A coalition of organizations representing manufacturers, retailers and other businesses said in a statement Thursday they “appreciate the governor and members of the General Assembly for taking this positive step” and are “hopeful that negotiations will continue to resolve the remaining balance of this unprecedented deficit.”

In responses to the GOP accusations of pork barrel spending, Democrats counter that federal relief money that’s already been budgeted is for necessary expenses allowed under federal guidelines and that Republicans are the ones playing election-year politics.

“Not one bill to fix this problem or to address this problem has been introduced by your side,” Harris said during Wednesday’s House debate. “We’ve seen a lot of press releases, we’ve seen a lot of stunts, we’ve seen a lot of letters, but nothing to really solve the problem.”

Illinois, like a host of other states, borrowed from the federal government in the early phase of the pandemic to keep checks flowing to out-of-work residents as businesses shut down, in large part due to Pritzker’s executive orders. The state unemployment agency was overwhelmed with new jobless claims — both real and fraudulent.

The Illinois Department of Employment Security has yet to say exactly how much it believes was paid out to fraudsters using stolen identities.

During a Senate confirmation hearing this week, IDES Director Kristin Richards acknowledged that other states have released estimates, including Michigan, which has estimated it paid out $8.5 billion in fraudulent claims.

Lawmakers are up against an April 1 deadline to allocate the federal relief dollars to the unemployment fund. If they don’t act by then, rules from the U.S. Treasury Department would prohibit Illinois from reducing the amount or length of unemployment benefits until 2025.

The state has to pay off interest accrued on the money borrowed for the unemployment fund, which is approaching $42 million and would grow to about $80 million if left unpaid, by September and the remaining debt by November.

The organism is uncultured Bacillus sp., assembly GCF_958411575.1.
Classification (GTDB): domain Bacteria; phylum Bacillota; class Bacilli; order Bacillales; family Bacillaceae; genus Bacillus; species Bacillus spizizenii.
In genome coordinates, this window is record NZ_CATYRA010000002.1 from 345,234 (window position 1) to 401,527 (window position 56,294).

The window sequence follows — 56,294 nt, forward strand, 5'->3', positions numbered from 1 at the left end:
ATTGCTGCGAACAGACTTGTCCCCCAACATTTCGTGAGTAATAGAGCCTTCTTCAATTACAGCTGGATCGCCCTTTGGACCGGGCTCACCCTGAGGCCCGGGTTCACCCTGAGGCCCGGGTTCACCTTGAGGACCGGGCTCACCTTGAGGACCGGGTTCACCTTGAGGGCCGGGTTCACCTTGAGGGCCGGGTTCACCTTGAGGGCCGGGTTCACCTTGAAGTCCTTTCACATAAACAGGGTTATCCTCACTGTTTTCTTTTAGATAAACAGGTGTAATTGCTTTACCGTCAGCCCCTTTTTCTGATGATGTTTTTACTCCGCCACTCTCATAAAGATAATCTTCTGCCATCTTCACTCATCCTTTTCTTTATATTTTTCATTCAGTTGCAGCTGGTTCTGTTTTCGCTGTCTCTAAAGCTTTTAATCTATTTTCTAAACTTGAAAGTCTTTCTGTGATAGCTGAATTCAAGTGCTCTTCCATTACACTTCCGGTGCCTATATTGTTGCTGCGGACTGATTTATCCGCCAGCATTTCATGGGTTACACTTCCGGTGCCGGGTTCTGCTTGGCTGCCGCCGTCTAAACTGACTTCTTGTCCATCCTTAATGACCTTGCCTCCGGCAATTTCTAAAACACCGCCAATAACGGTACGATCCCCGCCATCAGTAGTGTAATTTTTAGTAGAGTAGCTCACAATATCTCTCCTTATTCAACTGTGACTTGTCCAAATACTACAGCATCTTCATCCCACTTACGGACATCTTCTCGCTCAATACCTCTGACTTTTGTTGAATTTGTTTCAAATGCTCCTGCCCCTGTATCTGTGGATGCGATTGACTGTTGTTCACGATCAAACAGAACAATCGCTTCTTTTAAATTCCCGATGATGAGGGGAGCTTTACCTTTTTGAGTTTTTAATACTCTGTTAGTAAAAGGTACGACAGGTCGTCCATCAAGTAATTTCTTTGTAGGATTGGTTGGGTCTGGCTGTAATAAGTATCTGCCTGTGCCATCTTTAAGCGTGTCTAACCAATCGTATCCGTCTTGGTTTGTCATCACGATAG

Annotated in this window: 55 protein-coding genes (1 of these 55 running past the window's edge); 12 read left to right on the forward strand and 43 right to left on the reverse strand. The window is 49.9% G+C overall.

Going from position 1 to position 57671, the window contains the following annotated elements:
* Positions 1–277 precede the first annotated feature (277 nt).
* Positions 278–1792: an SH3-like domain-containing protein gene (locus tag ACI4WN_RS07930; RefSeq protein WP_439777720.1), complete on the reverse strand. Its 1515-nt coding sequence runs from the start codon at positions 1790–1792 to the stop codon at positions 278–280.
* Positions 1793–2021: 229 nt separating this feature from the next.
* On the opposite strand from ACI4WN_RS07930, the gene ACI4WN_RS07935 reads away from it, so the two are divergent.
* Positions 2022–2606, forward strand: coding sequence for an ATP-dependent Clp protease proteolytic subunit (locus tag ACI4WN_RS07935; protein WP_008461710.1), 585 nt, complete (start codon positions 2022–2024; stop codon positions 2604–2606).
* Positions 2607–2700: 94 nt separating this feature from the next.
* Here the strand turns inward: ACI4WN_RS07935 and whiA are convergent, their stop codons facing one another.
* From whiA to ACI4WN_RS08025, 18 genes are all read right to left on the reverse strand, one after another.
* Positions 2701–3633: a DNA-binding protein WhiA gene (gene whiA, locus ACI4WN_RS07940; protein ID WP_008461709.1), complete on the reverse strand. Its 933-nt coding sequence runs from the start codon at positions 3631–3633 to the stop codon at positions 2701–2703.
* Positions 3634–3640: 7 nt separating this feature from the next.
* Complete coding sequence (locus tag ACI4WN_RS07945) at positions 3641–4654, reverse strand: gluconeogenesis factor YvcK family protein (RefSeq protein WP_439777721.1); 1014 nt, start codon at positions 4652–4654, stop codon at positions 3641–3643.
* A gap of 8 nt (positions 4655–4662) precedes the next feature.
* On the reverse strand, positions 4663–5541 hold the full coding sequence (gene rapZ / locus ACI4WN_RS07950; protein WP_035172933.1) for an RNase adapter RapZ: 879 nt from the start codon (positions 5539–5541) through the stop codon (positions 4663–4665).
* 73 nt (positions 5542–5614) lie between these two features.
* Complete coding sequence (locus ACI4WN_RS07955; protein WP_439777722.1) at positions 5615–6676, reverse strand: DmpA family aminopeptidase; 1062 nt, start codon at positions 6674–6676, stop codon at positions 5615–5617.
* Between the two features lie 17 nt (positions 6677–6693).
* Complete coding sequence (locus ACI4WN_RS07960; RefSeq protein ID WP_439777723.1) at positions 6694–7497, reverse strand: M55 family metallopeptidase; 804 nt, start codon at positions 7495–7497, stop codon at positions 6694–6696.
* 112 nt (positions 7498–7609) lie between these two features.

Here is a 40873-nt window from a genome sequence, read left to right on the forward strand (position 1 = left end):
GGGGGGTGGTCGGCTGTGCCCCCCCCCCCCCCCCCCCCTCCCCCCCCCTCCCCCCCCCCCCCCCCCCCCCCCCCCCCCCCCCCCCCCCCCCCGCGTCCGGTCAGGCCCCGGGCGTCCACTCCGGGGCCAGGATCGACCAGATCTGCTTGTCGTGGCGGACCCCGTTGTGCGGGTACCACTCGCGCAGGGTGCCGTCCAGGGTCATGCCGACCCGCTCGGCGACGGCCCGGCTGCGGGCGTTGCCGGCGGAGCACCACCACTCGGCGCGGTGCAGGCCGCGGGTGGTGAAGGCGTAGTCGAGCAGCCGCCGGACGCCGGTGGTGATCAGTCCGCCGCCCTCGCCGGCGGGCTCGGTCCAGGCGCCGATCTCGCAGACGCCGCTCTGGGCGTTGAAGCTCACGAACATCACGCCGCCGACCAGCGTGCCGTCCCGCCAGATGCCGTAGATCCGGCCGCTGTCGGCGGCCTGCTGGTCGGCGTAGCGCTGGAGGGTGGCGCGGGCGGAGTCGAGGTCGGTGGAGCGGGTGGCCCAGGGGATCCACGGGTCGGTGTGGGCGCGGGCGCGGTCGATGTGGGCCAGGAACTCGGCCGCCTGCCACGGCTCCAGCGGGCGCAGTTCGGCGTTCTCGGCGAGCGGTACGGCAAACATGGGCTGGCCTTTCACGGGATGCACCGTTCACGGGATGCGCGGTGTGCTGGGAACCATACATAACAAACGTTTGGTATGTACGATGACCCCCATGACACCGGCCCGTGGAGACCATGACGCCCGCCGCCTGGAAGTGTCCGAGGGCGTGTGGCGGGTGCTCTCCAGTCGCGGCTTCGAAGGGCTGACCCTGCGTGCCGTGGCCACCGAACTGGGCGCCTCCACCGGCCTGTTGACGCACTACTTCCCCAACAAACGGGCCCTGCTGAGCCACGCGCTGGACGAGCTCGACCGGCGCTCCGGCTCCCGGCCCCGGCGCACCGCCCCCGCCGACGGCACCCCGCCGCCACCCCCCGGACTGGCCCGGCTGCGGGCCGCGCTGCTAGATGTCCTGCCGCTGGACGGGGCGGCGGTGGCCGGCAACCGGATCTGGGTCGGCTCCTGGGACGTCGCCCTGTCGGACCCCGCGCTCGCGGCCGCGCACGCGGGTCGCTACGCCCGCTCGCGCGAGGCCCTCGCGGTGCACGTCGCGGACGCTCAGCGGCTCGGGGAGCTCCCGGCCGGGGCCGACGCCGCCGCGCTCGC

Earlier this month, Illinois Democrats in Congress championed a bill that would waive interest payments on federal unemployment loans to help Illinois and other states recover financially through the pandemic.

“Interest payments are penalty payments that we pay, which is essentially nothing more than setting taxpayer dollars on fire,” Illinois Comptroller Susana Mendoza, who is also up for reelection this year, said last week and supports a waiver on interest.

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In addition to addressing the unemployment fund debt, the measure heading to Pritzker’s desk devotes $300 million toward the state’s $139.9 billion unfunded pension liabilities, reducing the long-term liability by roughly $1 billion, supporters estimate.

It also repays nearly a $900 million backlog in the group health insurance plan for state employees and directs $230 million toward paying off what’s owed to College Illinois, the state’s onetime prepaid tuition program.

Since the start of the year, Democrats and Republicans in the state legislature have been working with the governor’s office and IDES, along with business and labor interests, to figure out a way to pay off the debt.

Rep. Jay Hoffman, a Swansea Democrat, accused House Republicans of undermining those negotiations.

“At some point, you’ll become part of the solution, and I can’t wait to (get to) that point,” Hoffman said.

“We made a commitment that this was going to be one of our top priorities in using these federal funds to close this gap that put it in range of getting an agreement between business and labor,” Hoffman said.

Petrella reported from Chicago.

dpetrella@chicagotribune.com

jgorner@chicagotribune.com